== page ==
Kenya + 2 more

East Africa-Kenya-Tanzania-Uganda: Kenya and Tanzania to start producing anti-malaria drug

News and Press Release
Originally published
[This report does not necessarily reflect the views of the United Nations]

ARUSHA, 9 June (IRIN) - A company involved in the production of artemisinine, an anti-malaria drug, is due to set up extraction plants in Kenya and Tanzania to make the drug easily and cheaply available to patients, an official for the company said on Wednesday.

The factories would be established in East Africa because of the potential in the region for cultivating artemisia-annua, the plant from which the anti-malaria drug is extracted, the managing director of African Artemisia Limited, Geoff Burrell, said at a conference convened by the UN World Health Organization (WHO) in the northern Tanzanian town of Arusha.

He said a factory was already in operation in Uganda. The one planned for Kenya would be functioning this year while another would be operational in 2006 in the town of Moshi in northern Tanzania.

"This is a major step in the control of malaria," said Dr Allan Schapira, the head of coordination, strategy and policy in WHO's Roll Back Malaria Department.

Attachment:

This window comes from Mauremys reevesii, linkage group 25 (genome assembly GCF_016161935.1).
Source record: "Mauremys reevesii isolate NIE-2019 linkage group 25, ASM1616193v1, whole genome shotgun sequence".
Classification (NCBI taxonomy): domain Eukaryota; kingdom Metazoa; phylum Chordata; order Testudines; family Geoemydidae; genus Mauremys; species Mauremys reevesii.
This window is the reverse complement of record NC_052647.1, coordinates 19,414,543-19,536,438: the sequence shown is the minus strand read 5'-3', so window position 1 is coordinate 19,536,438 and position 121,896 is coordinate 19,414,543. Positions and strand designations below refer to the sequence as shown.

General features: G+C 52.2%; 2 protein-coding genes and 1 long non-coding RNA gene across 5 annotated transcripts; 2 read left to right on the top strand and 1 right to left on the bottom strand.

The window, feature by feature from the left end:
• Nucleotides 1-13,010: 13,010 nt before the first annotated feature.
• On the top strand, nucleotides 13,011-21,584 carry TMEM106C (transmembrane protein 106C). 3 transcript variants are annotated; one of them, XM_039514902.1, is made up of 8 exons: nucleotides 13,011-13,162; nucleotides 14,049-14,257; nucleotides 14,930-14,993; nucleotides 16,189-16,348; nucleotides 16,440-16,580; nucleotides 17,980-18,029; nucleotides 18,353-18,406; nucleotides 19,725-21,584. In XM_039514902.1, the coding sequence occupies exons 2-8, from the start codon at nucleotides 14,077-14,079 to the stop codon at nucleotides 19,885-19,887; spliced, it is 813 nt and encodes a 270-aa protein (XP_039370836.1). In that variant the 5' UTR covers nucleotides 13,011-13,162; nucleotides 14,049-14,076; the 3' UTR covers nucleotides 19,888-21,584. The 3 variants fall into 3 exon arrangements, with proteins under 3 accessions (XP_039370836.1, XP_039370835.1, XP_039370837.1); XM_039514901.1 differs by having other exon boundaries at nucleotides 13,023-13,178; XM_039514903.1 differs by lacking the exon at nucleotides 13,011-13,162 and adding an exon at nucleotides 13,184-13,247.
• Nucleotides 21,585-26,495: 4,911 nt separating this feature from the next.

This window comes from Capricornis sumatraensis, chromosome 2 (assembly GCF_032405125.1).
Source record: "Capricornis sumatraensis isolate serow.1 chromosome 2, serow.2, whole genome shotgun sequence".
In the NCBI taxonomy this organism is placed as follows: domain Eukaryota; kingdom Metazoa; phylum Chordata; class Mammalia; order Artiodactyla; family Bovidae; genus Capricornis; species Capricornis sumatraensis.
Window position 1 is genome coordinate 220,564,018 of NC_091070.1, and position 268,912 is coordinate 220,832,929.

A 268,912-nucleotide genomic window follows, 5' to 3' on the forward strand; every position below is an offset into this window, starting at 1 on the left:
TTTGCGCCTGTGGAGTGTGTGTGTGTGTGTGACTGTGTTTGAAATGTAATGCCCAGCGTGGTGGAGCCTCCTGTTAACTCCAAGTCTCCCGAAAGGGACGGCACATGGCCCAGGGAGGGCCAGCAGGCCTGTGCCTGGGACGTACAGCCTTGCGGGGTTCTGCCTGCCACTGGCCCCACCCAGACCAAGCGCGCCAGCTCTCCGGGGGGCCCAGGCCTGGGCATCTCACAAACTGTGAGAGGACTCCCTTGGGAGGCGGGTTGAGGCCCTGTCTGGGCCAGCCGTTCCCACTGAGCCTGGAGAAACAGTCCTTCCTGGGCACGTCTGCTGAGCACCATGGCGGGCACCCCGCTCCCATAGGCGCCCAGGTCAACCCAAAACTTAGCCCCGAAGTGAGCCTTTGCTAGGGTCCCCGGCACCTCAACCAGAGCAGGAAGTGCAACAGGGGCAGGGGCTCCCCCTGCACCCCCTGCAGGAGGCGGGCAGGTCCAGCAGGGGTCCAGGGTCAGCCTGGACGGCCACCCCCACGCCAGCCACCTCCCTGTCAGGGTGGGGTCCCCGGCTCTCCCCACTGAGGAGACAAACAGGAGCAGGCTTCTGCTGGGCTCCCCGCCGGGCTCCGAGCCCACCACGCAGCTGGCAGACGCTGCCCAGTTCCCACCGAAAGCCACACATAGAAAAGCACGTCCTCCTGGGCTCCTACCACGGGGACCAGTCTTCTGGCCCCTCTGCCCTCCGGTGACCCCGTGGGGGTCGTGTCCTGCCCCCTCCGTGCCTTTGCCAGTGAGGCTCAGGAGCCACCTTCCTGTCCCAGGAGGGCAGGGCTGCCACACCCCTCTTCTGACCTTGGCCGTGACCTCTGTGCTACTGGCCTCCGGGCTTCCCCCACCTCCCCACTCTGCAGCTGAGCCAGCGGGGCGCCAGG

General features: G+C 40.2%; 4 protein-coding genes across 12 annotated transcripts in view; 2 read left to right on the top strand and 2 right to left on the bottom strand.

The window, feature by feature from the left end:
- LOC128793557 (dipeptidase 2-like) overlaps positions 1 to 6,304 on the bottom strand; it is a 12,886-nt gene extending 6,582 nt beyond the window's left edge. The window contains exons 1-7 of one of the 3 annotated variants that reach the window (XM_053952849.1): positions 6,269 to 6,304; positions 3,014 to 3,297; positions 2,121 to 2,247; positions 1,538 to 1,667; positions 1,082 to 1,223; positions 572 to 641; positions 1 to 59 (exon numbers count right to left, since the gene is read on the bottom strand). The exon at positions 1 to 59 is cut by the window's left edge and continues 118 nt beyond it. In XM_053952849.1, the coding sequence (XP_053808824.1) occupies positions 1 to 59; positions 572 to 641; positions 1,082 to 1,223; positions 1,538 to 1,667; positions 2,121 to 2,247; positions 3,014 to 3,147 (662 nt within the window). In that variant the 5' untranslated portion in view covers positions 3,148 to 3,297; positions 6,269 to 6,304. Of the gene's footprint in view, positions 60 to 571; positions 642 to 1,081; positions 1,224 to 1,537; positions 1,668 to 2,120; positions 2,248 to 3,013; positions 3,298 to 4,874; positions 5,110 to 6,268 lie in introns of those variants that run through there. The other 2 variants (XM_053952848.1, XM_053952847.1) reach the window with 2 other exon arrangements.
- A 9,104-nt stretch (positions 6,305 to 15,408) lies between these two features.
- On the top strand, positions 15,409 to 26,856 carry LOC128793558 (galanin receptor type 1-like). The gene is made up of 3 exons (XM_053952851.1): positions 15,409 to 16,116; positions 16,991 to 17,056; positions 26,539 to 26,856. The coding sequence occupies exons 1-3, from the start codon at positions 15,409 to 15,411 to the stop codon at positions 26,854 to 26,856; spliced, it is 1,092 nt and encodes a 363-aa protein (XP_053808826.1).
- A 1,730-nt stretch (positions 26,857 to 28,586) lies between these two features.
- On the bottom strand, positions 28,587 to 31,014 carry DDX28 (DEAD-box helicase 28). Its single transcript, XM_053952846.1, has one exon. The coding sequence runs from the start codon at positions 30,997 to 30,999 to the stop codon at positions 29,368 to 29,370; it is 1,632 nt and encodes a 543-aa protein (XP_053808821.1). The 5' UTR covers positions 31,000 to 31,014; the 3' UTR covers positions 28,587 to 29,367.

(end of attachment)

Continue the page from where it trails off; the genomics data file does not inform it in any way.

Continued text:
Millions of people die each year from malaria, which is transmitted through the bite of the anopheles mosquito.

Burrell said that efforts to grow artemisia-annua have been successful in Kenya and Tanzania due to favourable weather conditions.

"We believe that the produce [in East Africa] is of a higher quality than what is cultivated in China and Vietnam," Burrell said.

He added that efforts were under way to cultivate the plant in Uganda this year.

Meanwhile, Novatis, an international pharmaceuticals and consumer health firm, announced it would expand the cultivation of artemisia-annua in Kenya, Tanzania and Uganda.

At least 100 health experts and growers of Artemisia-annua attended the three-day conference, which ended on Wednesday. The aim of the conference was to ensure a reliable supply of artemisinin-based combination therapies (ACTs).

"A dependable supply of ACTs is crucial to prevent hundreds of thousands of deaths each year from falciparum malaria, the deadliest form of the disease," Dr Schapira said.

At the end of the conference, the UN Food and Agriculture Organization and other participants agreed to create a taskforce to intensify cultivation of the plant in East Africa.


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